The testimony of Leo Carter and Dina Thomas was substantially similar. Carter testified that on June 16, 1984, he attended defendant's birthday party, that Frank Owens was also there, and that the latter was ejected when he tried to sell narcotics. Carter also stated that from 8 p.m. until midnight on July 30, 1984, he played cards and watched television with defendant, Thomas and Betty Davis. Thomas, who was engaged to defendant, added that she hosted defendant's party at her residence on June 16, 1984, and that Owens and Mark Hampton arrived there at 11 p.m. Also from 8:30 p.m. until 11:30 p.m., Thomas, Carter, defendant and other friends played cards at the Thomas apartment.

We shall first consider defendant's contention that police lacked probable cause to arrest him. The trial court's finding of probable cause will not be disturbed on appeal unless manifestly erroneous. (People v. Jones (1983), 119 Ill. App. 3d 615, 623, 456 N.E.2d 926.) Probable cause to arrest exists where the facts and circumstances known to the arresting officer are sufficient to warrant a man of reasonable caution to believe that an offense has been committed and that the person arrested committed the offense. (People v. Reynolds (1983), 94 Ill. 2d 160, 166, 445 N.E.2d 766.) Police officers may rely on the tip of a private citizen without independent verification or examination of his reliability. (People v. Spencer (1982), 107 Ill. App. 3d 835, 838, 438 N.E.2d 603.) If an offender has committed a serious violent offense, is reasonably likely to be armed, and has a violent Disposition, these factors will militate against the necessity of compliance with the warrant requirement and will serve to justify a prompt in-house arrest. People v. Cobb (1983), 97 Ill. 2d 465, 484, 455 N.E.2d 31.

In the instant matter, at the time of arrest police officers had been informed that defendant was one of two gunmen who accosted Frank Owens as he stepped from his apartment, forced Owens to return inside the apartment, struck him with a pistol, bound him and held him captive. When Octavious Osborn, Rhonda Davidson and Maria Hirsch entered the apartment, defendant and his accomplice bound them, kicked Hirsch, and held them with Owens. The offenders then removed various items of property from the apartment. During the hour over which the incident transpired, Hirsch and Owens viewed their assailants, whom they described to law enforcement officials. Several days after the incident, Detective Swistowicz spoke with Owens and Mark Hampton. The latter informed the detective that he had heard defendant and an unknown man discuss a theft of "furs", that defendant's girlfriend, Janet Moore, lived in Hampton's apartment building, that defendant sometimes stayed in the apartment, and that Hampton had seen Owen's guitar case in the apartment. When the detective went to Moore's apartment, defendant, who was there, identified himself. The detective then arrested defendant. At the time of the arrest, the detective knew that crimes had been committed; he also had a description of defendant from complainants and Mark Hampton. The latter had also told the detective of defendant's conversation which Hampton had overheard, that Owen's guitar case was in Moore's apartment and that Moore was defendant's girlfriend. Although the foregoing facts were insufficient to convict defendant, they did provide Detective Swistowicz with reasonable suspicion that defendant had been involved in the crime. A serious violent crime had occurred. The policemen's entry into Moore's apartment was consensual. Under the circumstances we do not believe that the trial court's finding that there was probable cause to arrest defendant was manifestly erroneous.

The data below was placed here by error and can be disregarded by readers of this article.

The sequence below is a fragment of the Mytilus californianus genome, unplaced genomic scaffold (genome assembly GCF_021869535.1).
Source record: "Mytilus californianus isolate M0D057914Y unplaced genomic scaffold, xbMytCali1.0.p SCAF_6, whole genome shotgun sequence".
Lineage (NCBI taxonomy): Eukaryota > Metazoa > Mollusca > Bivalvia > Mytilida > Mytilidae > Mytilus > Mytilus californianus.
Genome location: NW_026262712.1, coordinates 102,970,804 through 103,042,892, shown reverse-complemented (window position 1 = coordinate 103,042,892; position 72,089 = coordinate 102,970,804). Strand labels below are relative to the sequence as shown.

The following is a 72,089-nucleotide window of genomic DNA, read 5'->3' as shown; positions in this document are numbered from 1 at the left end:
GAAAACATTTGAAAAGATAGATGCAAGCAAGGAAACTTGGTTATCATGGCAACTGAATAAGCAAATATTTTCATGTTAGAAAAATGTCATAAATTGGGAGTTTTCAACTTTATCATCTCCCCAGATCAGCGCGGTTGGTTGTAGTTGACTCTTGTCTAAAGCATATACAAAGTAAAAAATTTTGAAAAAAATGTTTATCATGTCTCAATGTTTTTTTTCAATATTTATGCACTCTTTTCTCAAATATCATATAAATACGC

Defendant also maintains that the trial court's admission of three pawn tickets that were unrelated to the instant offense into evidence denied his right to a fair trial. It is well settled that the failure of a defendant to object or present an issue in a post-trial motion results in a waiver of that issue for purposes of review before this court. (People v. Brownell (1984), 123 Ill. App. 3d 307, 310, 462 N.E.2d 936.) We note that during trial proceedings defendant failed to object to testimony regarding pawnshop tickets recovered from him during a search by Detective Swistowicz. Additionally, defense counsel interrupted the detective's testimony to enter a stipulation as to the redemption of two of the five tickets. Further, during cross-examination counsel extensively questioned the witnesses regarding the three pawn tickets which defendant now claims were improperly admitted. Under the circumstances we believe defendant's contention is waived.

Finally, defendant asserts that the trial court improperly sentenced him to two counts of home invasion and armed robbery when only one home was invaded and property was taken from only one complainant. The plain meaning of the home invasion statute (Ill. Rev. Stat. 1985, ch. 38, par. 12-11) is that one count of home invasion occurs as a result of one unauthorized entry of one person's dwelling regardless of the number of persons present or harmed. (People v. Ammons (1984), 120 Ill. App. 3d 855, 861, 458 N.E.2d 1031.) Furthermore, robbery occurs when the offender takes property from the person or presence of another by the use of force or by threatening the imminent use of force. Ill. Rev. Stat. 1985, ch. 38, par. 18-1(a).

Here, the evidence established that defendant forcibly entered the apartment of Frank Owens and Maria Hirsch and removed property owned by Owens. Although during the course of the offense defendant carried the stolen goods to his car and reentered the apartment, the entries to remove the property were part of the initial wrongful entry. Further, since the State established that property taken was owned by Owens, there was one armed robbery, even though Hirsch also lived at the apartment. Therefore, defendant's convictions for one count of home invasion and one count of armed robbery must be vacated. His remaining convictions for home invasion, armed robbery, and residential burglary must stand. Further, because we believe that sentencing may have been influenced by the multiple counts of the offenses for which defendant was convicted, we remand the cause for resentencing. People v. Morrison (1985), 137 Ill. App. 3d 171, 178, 484 N.E.2d 329.

For the reasons stated, the judgment of the circuit court of Cook County is affirmed as to defendant's convictions for one count of home invasion, armed robbery and residential burglary; the remaining convictions are vacated and the cause is remanded for resentencing.

Judgment affirmed in part, vacated in part and cause remanded.


Judgment affirmed in part, and vacated in part and cause remanded.